President Barack Obama took to the Northeast in late August to unveil a new plan for college affordability. Standing before raucous crowds at several universities, he laid out a reform agenda, which included the idea that “it is time to stop subsidizing schools that are not producing good results, and reward schools that deliver for American students and our future.” Obama would do this by having the U.S. Department of Education (Department) produce a rating of colleges and asking Congress to tie the results of those ratings to aid eligibility.
While the ratings plan received widespread attention from the mainstream media, the Administration released another higher education accountability plan a week later that drew little notice outside the trade press. If enacted, the proposal would accomplish the first half of what the President called for, directly targeting the parts of higher education with some of the worst results for students. Even better, the plan can be carried out without any congressional involvement. All it requires is defining a six-word phrase.
That phrase is “gainful employment in a recognized occupation.” It’s a clause that has been in the Higher Education Act in one form or another since the law was first enacted in 1965. Today, all programs offered by for-profit colleges, as well as many non-degree programs at public and private nonprofit colleges, must show they are preparing their students for gainful employment in order to maintain eligibility for federal student aid. The proposal released in August would define what it means to prepare students for gainful employment by judging programs’ performance on several outcome measures. These metrics try to measure what students are getting for their educational investment by looking at how much they are earning three and four years after they graduate compared to the amount of debt they took on to pursue a program. Programs that repeatedly fail to meet or exceed these performance standards would have their access to federal financial aid limited and eventually revoked.
The Department's proposal contains many sensible elements, but also some potential weaknesses, such as not holding programs accountable if they have large numbers of students fail to complete. Recognizing those difficulties, this policy brief addresses some of the thorniest challenges within the gainful employment rule by offering clear, simple, and actionable policy suggestions, backed up where possible by impact estimates. In total, these recommendations propose the following accountability system:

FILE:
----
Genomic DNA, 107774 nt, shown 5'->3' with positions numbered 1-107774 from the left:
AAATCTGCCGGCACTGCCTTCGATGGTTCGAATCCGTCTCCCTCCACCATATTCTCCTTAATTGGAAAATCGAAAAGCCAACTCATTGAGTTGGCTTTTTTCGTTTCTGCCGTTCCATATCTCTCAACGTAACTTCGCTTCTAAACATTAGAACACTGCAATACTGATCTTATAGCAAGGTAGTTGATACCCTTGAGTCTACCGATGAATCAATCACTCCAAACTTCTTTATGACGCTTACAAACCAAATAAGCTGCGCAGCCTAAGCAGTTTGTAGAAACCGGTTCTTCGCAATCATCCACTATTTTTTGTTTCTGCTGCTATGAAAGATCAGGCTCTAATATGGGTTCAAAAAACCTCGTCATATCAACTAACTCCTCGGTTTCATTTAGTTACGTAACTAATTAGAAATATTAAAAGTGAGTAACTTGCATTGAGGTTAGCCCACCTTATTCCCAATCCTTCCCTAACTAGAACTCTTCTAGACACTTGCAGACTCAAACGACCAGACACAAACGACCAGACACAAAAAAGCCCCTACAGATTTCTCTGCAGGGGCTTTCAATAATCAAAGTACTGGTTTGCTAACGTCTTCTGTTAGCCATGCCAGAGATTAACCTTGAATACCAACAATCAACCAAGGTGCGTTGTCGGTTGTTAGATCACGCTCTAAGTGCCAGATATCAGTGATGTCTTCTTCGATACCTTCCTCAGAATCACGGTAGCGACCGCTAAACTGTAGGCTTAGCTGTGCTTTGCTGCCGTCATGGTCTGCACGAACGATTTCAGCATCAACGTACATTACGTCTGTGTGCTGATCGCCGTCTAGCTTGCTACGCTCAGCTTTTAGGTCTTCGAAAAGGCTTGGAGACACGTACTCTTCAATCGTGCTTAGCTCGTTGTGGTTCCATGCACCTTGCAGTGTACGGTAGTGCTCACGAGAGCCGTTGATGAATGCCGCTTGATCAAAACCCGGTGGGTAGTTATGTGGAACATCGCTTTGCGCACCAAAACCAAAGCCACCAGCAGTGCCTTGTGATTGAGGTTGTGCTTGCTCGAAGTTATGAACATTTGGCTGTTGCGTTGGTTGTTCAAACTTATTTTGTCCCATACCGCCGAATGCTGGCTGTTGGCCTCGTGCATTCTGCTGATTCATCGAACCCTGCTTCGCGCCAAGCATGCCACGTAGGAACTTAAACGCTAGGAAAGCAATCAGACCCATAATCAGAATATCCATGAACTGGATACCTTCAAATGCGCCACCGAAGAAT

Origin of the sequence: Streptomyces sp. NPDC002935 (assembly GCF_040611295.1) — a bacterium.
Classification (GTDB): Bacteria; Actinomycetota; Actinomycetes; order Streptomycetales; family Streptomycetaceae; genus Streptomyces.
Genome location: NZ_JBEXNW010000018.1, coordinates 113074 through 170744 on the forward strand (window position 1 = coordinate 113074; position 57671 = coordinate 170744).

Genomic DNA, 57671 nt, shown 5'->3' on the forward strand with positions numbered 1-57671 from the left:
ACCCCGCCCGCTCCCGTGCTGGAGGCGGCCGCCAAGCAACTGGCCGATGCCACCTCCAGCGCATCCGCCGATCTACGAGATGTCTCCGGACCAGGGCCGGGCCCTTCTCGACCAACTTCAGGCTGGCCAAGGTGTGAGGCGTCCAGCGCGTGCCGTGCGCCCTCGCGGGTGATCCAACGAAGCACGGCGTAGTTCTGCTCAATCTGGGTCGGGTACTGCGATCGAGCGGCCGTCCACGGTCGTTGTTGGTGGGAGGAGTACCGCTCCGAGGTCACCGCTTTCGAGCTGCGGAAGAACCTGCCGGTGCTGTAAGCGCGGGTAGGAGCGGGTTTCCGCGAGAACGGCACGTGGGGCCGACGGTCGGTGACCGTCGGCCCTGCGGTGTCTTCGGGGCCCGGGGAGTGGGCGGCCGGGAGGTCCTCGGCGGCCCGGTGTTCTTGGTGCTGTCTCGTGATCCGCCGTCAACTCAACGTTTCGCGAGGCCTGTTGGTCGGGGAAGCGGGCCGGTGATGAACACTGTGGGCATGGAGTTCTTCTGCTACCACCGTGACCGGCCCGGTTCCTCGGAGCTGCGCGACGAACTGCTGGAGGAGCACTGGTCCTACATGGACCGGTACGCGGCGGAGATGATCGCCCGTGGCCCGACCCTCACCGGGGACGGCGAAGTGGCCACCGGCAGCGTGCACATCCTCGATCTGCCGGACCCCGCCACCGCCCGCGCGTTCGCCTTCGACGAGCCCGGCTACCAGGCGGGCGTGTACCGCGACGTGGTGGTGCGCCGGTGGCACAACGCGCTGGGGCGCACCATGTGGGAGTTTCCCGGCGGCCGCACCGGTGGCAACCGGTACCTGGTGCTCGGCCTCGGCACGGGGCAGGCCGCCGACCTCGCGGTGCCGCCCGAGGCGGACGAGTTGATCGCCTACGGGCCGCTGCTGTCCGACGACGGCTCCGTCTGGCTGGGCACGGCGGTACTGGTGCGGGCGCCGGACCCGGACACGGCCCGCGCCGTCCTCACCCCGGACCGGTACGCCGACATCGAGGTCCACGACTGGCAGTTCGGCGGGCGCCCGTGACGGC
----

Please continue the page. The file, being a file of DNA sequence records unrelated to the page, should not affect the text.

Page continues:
- Programs should only be subject to one measure of the average debt levels of graduates compared to their annual earnings, unlike the Department's proposal which included a second measure of income adjusted for basic living expenses.
- Instead of the second measure of debt compared to earnings, programs would have to meet three minimum performance tests:
- A minimum withdrawal rate test, which shows that no more than 33 percent of students in a program withdrew between the start and end of an academic year--a requirement based on an existing regulatory provision that dates back nearly 40 years.
- A student loan repayment rate test that avoids some of the legal challenges this measure faced in the past by replacing a percentage threshold with a test of whether the total amount of outstanding student loan principal owed by students who attended a program is at least $1 lower than it was at the time those loans entered repayment.
- A minimum income test that shows the average earnings of graduates from any program where graduates have student loan debt are at least equal to a full-time minimum wage employee--a standard that protects against programs that avoid penalties due to low debt levels while still leaving student in or close to poverty.
- A program that fails all of these minimum standards and/or has graduates with too much debt on average compared to their annual income would risk losing the ability to receive federal student aid.
Programs would "pass," "struggle," or "fail," based upon how they did on either the annual debt-to-earnings measure or the three minimum performance standards. But a program can be no better than the worst level achieved on either the minimum performance tests or the annual debt-to-earnings rate--so failing either means a program fails.
Most struggling and failing programs would be given opportunities to improve. However, programs whose student loan payments relative to the income of graduates are more than 300 percent above expert-recommended levels should lose access to aid immediately. This immediate eligibility loss idea is borrowed from the existing measure of student loan default and reflects the idea that there is some level of performance so low that the likelihood of great harm to students outweighs the chances of improvement.